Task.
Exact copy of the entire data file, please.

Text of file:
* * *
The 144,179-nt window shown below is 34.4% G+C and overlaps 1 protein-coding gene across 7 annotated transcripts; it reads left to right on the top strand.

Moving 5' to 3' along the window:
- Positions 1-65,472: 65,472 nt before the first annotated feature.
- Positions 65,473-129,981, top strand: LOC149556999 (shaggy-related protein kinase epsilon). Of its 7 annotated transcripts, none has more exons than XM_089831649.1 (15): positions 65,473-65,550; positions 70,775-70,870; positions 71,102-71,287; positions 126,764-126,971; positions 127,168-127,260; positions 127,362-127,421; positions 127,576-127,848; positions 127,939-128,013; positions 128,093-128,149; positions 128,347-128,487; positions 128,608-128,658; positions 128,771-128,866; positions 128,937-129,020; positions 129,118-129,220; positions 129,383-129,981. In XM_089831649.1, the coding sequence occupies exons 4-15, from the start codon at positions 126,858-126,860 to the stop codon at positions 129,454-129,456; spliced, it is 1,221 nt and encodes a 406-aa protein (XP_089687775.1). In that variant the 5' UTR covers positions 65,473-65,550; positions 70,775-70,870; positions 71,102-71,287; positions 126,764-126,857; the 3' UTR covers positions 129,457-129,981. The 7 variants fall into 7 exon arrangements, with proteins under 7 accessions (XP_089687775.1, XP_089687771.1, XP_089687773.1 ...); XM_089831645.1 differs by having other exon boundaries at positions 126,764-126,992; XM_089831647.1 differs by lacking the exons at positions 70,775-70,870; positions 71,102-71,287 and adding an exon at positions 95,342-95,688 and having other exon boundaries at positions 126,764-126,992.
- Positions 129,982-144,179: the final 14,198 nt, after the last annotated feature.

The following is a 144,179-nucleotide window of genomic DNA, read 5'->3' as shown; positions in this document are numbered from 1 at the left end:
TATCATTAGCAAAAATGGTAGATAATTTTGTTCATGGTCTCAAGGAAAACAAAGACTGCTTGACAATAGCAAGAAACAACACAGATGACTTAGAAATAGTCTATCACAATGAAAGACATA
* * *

The 144,179-nt window shown below is 34.4% G+C and overlaps 1 protein-coding gene across 7 annotated transcripts; it reads left to right on the top strand.

Moving 5' to 3' along the window:
- Positions 1-65,472: 65,472 nt before the first annotated feature.
- Positions 65,473-129,981, top strand: LOC149556999 (shaggy-related protein kinase epsilon). Of its 7 annotated transcripts, none has more exons than XM_089831649.1 (15): positions 65,473-65,550; positions 70,775-70,870; positions 71,102-71,287; positions 126,764-126,971; positions 127,168-127,260; positions 127,362-127,421; positions 127,576-127,848; positions 127,939-128,013; positions 128,093-128,149; positions 128,347-128,487; positions 128,608-128,658; positions 128,771-128,866; positions 128,937-129,020; positions 129,118-129,220; positions 129,383-129,981. In XM_089831649.1, the coding sequence occupies exons 4-15, from the start codon at positions 126,858-126,860 to the stop codon at positions 129,454-129,456; spliced, it is 1,221 nt and encodes a 406-aa protein (XP_089687775.1). In that variant the 5' UTR covers positions 65,473-65,550; positions 70,775-70,870; positions 71,102-71,287; positions 126,764-126,857; the 3' UTR covers positions 129,457-129,981. The 7 variants fall into 7 exon arrangements, with proteins under 7 accessions (XP_089687775.1, XP_089687771.1, XP_089687773.1 ...); XM_089831645.1 differs by having other exon boundaries at positions 126,764-126,992; XM_089831647.1 differs by lacking the exons at positions 70,775-70,870; positions 71,102-71,287 and adding an exon at positions 95,342-95,688 and having other exon boundaries at positions 126,764-126,992.
- Positions 129,982-144,179: the final 14,198 nt, after the last annotated feature.

The following is a 144,179-nucleotide window of genomic DNA, read 5'->3' as shown; positions in this document are numbered from 1 at the left end:
TATCATTAGCAAAAATGGTAGATAATTTTGTTCATGGTCTCAAGGAAAACAAAGACTGCTTGACAATAGCAAGAAACAACACAGATGACTTAGAAATAGTCTATCACAATGAAAGACATA